Age Of Zombies: 28 Minutes Later
…you’ll have finished Story mode. But we’re getting ahead of ourselves.
This is an interesting one. After modest beginnings with unremarkable gravity game Blast Off, Halfbrick Studios exploded all over the App Store with their second game, the wonderful Fruit Ninja, and consolidated their success with the very decent running-man effort Monster Dash. The latter two games were both simple arcade titles that did exceptionally well at the [59p] price point, but having made a name for itself the developer has now created something slightly more substantial and released it into the significantly more premium [£1.79] range. How’s that going to work out, then?
After much discussion in the Podgamer offices and a methodical process of elimination, we concluded that by far the most sensible way to find out was to download Age Of Zombies and give it a play.
AOZ is a twin-stick Robotron-esque shooter, in a cutesy cartoon style most immediately reminiscent of Mountain Sheep’s much-hyped hit Minigore. It stars Barry Steakfries, hero of Monster Dash, and has a time-travelling plot that sees the action spread across five different timezones (each taking the form of three fairly small levels). You can pick up various weapons during the levels, including different kinds of gun, shields and extra lives, and a selection of secondary attacks like grenades, bazookas and mines. There’s a Story mode, where you play three stages in each timezone culminating in a lengthy boss battle, and an endless Survival game which you can play in any of the five timezones that you’ve beaten (the game picks which of the three levels in the zone you play in), with separate highscores recorded for each timezone.
So much for the structure, then. What we care about is how much fun it is, and the answer to that is “Hmm”. (I’m not sure what that’s out of.) Cutting straight to the chase, you’ll probably complete the Story mode on your first attempt. It’ll actually take more than 28 minutes, but not much more – we’re talking maybe 50 to an hour. This isn’t a difficult game, and while it’s prone to moments of unfairness you’re generously supplied with numerous lives, each with regenerating health (unhelpfully indicated by an extremely vague system of the edges of the screen going increasingly red the more danger you’re in).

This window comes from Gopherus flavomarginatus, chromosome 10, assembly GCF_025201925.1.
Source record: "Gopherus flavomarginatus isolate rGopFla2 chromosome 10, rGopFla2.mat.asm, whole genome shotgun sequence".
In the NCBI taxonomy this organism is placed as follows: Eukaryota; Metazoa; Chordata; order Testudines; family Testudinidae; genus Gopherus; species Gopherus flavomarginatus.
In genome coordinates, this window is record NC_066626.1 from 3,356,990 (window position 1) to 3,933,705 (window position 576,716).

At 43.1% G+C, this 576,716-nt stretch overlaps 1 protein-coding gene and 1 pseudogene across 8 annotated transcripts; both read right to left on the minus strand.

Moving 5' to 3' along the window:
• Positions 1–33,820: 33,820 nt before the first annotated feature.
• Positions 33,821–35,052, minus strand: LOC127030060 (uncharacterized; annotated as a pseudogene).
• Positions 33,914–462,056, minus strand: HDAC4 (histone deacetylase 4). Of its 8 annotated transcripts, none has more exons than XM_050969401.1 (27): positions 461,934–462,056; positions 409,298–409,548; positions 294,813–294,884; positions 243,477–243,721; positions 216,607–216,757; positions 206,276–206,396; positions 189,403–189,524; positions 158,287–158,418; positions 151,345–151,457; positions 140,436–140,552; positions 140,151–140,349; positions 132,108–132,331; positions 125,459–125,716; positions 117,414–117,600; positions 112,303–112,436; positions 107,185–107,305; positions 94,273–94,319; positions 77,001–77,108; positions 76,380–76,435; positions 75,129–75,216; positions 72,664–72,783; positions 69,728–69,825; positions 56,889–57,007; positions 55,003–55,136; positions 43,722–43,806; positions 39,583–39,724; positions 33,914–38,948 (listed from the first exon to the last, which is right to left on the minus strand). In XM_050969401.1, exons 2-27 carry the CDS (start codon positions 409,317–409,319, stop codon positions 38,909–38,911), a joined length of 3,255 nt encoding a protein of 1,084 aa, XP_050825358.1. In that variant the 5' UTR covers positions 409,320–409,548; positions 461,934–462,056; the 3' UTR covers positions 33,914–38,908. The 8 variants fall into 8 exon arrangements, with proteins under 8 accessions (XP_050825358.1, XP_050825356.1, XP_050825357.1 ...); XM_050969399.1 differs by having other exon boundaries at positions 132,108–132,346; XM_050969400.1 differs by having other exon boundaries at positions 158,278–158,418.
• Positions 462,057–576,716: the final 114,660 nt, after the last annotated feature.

Moments of unfairness? Ah yes. Unlike Minigore, the levels in Age Of Zombies aren’t free-roaming arenas. There are paths and alleys and canyons and suchlike, and if you’re not careful you can get yourself hemmed into a narrow area, surrounded at both ends. Annoyingly, most of the game’s weapons aren’t sufficiently powerful to take down zombies faster than the randomly-appearing spawn points generate them, so your chances of fighting your way out of such a situation without taking hits are close to zero. (If, say, you’ve been retreating down a street from a pack of zombies and the game decides to create a spawning point at the place you’re heading towards.)
Luckily, your regenerating energy and multiple lives mean this isn’t too much of a problem, and even if you get killed you can continue from the last level reached, so Story mode is really just an annoying obstacle to playing all the levels in Survival, which is the “real” game.
(You’re clearly not intended to play Story more than once, because if you try to play it again after beating it you’re forced to go through the whole tutorial again. Plus there isn’t a leaderboard for it. In fact, Story mode seems mostly to exist to showcase Barry Steakfries’ action-hero wit, expressed via some funny and surprisingly rude dialogue – practically the first line you’ll hear in a cutscene is “Surprise, Professor Shit-for-brains!”, and there are plenty of other similar low-grade swears scattered around the script. )
And Survival mode is fine. You get just the one life, which makes it much less of a pushover, and AOZ scores over Minigore by having five different scenes to play in rather than just one. But despite the character and the lovely graphics, it all feels strangely flat. Most of your weapons are rather unsatisfying (in particular the feeble flamethrower), with nothing comparable to the sheer joy of getting the monster power-up in Minigore, which also means there’s none of the risk-reward balance – there’s nothing in AOZ so desirable that you’ll take a chance on charging into a huge pack of shambling, brain-hungry zombs to grab it. (And due to your underpowered arsenal you probably wouldn’t be able to anyway.)
In the end, the real problem is that it just never reaches Minigore’s level of sheer edge-of-terror intensity – even several minutes and millions of points into a Survival session it wasn’t commanding my full attention, whereas in Minigore you can jump straight into a game at a point where it’s already at dead-in-20-seconds savage.
Age Of Zombies is, in all fairness, a pretty good game. It’s gorgeous-looking, it’s funny, it’s smooth and it controls well, and there are plenty of OpenFeint achievements to chase and global leaderboards to compete on. But while out there in the real world £1.79 for something of its quality would be a bargain, this is the App Store, and in the App Store “pretty good” doesn’t cut the mustard at that price. It costs as much as Fruit Ninja, Monster Dash and Minigore put together, and it doesn’t come even remotely close to being as good as all three of those combined. In fact, it’s not as good as any one of them.
We’ll be watching intently, then, to see how high it climbs up the Top Grossing charts. Can reputation and graphics alone get something to the No.1 spot? It would hardly be the first time.